Radiator Coolidge X-ray Tubes
Paul Frame, Oak Ridge Associated Universities
To learn about Coolidge Radiator tubes, you couldn't do much better than read William Coolidge's 1919 paper The Radiator Type of Tube - Radiator tubes (and Universal tubes) were first produced by the General Electric Company. Perhaps the most obvious difference between the radiator type tube (sometimes referred to as an “R” tube) and the Universal tube is that the former radiates its excess heat through an external radiator (e.g., with copper fins) whereas the latter radiates heat through the glass envelope of the tube. Because the glass of the radiator tube doesn’t get as hot as that of the Universal tube, its bulb can be smaller (all other things being equal). Another obvious difference is that the anode of the radiator tube is a tungsten disk embedded in a copper head. The latter is attached to a copper rod which, in turn, is connected to the radiator. Radiator tubes were almost exclusively used for diagnostic work whereas universal tubes were for therapeutic as well as diagnostic use.
The two most common types of Radiator tubes are the
fine focus and the medium focus tubes. The former had a maximum current
limit of 10 milliamps with a 5” spark gap (various reports equated a
5” spark gap to a 56,000 or 88,000 volt potential) and it could be
operated continuously for up to 30 seconds.
Since this tube had the smaller focal spot (7/64 to 10/64 inch),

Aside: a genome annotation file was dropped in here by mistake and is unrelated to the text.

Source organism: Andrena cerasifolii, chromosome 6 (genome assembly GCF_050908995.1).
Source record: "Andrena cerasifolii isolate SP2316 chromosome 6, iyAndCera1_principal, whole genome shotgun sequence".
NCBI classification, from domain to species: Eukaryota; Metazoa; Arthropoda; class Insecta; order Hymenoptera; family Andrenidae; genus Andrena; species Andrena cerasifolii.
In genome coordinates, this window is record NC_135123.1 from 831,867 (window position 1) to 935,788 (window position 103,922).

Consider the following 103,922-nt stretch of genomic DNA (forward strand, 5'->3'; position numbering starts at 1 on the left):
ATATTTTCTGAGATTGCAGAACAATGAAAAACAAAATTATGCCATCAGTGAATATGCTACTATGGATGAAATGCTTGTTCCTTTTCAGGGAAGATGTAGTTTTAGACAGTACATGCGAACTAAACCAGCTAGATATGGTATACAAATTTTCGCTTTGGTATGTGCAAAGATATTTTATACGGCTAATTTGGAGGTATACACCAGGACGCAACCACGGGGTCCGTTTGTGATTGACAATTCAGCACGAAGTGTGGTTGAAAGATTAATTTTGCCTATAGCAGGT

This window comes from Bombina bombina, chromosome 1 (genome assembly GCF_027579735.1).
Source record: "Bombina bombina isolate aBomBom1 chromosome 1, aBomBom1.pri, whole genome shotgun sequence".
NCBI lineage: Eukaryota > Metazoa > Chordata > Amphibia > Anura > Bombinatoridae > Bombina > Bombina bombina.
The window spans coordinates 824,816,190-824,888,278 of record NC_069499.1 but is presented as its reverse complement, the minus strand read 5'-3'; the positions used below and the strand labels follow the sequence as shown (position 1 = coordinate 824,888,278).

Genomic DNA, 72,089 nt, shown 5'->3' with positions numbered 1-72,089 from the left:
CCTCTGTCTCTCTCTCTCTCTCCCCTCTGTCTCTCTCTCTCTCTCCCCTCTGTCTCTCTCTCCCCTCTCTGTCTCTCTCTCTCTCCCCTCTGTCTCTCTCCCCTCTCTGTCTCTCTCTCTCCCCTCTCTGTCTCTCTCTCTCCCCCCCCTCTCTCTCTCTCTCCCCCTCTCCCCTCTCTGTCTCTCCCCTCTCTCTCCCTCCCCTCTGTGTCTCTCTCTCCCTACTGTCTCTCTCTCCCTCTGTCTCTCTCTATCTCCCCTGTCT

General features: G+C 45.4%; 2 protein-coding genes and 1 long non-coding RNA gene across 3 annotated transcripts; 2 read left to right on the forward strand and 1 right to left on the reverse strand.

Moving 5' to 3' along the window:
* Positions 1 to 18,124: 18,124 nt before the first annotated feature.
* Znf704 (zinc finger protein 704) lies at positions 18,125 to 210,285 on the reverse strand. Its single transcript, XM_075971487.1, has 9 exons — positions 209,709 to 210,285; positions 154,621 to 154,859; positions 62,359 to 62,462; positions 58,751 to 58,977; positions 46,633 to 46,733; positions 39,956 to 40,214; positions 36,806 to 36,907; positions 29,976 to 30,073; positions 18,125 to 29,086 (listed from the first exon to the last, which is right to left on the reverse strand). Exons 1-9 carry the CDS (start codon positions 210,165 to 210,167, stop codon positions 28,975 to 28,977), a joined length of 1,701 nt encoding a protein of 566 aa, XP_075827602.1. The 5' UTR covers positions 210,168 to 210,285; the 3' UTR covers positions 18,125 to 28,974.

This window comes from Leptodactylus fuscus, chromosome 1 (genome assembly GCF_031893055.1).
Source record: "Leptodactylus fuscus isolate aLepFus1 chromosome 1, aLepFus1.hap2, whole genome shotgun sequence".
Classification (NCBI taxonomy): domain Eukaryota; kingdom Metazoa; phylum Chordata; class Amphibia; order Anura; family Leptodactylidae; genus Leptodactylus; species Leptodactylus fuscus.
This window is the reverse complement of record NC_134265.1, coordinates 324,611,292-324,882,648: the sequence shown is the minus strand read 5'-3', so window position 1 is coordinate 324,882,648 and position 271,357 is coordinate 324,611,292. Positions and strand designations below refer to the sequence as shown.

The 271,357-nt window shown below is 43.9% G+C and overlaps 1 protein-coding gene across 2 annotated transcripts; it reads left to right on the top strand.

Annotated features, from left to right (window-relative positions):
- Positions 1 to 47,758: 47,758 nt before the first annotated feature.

fine image detail was possible. The
other common type of Radiator tube had a 30 milliamps rating with a 5”
spark gap. It could be operated continuously for up to 20 seconds.
This tube had a relatively large focal spot (11/64 to 15/64 inch),
which sacrificed image detail but permitted shorter exposures.
A less common radiator tube, rated for a 100 milliamp current with
a 5” spark gap, had a large focal spot (14/64 to 20/64 inch) and could
be operated continuously for up to 5 seconds at the rated current.
The type of tube was sometimes indicated according to the spark gap and the maximum rated current as follows: 5-10, 5-30 and 5-100.
An advantage of the Radiator tube was that it could be operated without a rectified current because it is self-rectifying. If unrectified AC current were used, electron emission from the tungsten target is not possible during the half of the cycle when the target (anode) has a negative charge and the “cathode” has a positive charge. This is because the temperature of the tungsten target does not get hot enough for it to emit electrons.
E. C. Jerman. Modern X-Ray technic.
R.L. Eisenberg. Radiology – An Illustrated History. Mosby. St. Louis. 1991.
W.D. Coolidge. The development of modern roentgen-ray generating apparatus. Am. J. Roentgenology. 24: 605-620. 1930.
M.J. Gross, Z.J. Atlee. Progress in the design and manufacture of x-ray tubes. Radiology :365-377; 1933.
Copyright 1999, Oak Ridge Associated Universities